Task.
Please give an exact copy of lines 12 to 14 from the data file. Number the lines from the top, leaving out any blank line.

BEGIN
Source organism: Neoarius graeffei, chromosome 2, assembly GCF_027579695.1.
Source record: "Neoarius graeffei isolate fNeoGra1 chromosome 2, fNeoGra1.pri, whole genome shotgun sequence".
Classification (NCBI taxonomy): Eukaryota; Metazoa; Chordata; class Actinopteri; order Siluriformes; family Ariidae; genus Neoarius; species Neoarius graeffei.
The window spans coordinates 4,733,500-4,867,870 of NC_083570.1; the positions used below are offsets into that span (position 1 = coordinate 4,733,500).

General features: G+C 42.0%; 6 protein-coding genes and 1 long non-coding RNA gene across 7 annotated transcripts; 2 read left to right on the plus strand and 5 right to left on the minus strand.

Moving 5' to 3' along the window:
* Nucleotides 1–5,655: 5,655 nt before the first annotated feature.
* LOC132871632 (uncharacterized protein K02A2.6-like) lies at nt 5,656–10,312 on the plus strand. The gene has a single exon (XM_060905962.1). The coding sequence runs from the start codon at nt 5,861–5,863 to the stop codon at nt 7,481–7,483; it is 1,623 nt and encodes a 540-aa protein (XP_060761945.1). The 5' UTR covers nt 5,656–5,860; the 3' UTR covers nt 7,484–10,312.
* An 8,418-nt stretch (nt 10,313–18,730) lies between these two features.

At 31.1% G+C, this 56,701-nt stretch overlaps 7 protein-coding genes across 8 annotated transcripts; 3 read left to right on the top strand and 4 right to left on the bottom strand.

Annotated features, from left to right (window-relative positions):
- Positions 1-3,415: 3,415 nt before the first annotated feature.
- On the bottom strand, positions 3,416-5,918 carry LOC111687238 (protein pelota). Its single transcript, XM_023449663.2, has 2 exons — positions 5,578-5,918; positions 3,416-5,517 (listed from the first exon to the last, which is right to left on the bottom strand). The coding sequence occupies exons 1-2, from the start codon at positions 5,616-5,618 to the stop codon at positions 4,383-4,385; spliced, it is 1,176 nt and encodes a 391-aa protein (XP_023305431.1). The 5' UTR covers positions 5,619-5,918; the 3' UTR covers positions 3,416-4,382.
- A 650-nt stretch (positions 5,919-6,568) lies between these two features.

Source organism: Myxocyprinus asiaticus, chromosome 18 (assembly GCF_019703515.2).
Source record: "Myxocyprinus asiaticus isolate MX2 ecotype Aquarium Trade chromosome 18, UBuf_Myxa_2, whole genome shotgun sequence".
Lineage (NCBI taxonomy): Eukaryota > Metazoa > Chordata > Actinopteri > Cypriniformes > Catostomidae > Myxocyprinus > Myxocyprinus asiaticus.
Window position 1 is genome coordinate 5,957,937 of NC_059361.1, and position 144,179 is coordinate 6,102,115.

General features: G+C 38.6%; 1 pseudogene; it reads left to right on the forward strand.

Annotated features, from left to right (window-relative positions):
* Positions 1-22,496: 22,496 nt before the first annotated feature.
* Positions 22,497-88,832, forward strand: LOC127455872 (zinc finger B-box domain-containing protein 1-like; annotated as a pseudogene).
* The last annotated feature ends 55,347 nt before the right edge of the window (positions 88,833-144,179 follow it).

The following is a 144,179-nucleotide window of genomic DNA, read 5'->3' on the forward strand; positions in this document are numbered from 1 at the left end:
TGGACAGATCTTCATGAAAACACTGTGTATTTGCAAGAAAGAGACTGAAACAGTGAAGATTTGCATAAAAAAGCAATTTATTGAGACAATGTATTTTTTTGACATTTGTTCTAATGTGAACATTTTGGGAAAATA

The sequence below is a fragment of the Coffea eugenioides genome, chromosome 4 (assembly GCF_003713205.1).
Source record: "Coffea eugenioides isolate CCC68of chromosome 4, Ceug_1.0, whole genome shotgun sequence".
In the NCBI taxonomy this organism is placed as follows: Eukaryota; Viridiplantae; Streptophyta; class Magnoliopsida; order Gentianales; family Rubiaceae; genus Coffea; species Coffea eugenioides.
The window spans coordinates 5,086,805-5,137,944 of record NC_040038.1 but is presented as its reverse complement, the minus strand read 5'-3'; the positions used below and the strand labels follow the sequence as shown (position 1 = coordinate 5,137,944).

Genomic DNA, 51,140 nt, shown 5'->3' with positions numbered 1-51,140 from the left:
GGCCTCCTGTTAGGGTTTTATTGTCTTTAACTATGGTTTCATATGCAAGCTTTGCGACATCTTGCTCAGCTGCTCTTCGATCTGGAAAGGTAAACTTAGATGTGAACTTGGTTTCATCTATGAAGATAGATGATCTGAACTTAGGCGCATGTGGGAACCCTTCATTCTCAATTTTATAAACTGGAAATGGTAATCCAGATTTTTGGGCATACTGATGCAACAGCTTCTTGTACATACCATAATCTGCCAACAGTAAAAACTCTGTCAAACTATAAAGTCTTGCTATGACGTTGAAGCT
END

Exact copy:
- Positions 1-3,415: 3,415 nt before the first annotated feature.
- On the bottom strand, positions 3,416-5,918 carry LOC111687238 (protein pelota). Its single transcript, XM_023449663.2, has 2 exons — positions 5,578-5,918; positions 3,416-5,517 (listed from the first exon to the last, which is right to left on the bottom strand). The coding sequence occupies exons 1-2, from the start codon at positions 5,616-5,618 to the stop codon at positions 4,383-4,385; spliced, it is 1,176 nt and encodes a 391-aa protein (XP_023305431.1). The 5' UTR covers positions 5,619-5,918; the 3' UTR covers positions 3,416-4,382.
- A 650-nt stretch (positions 5,919-6,568) lies between these two features.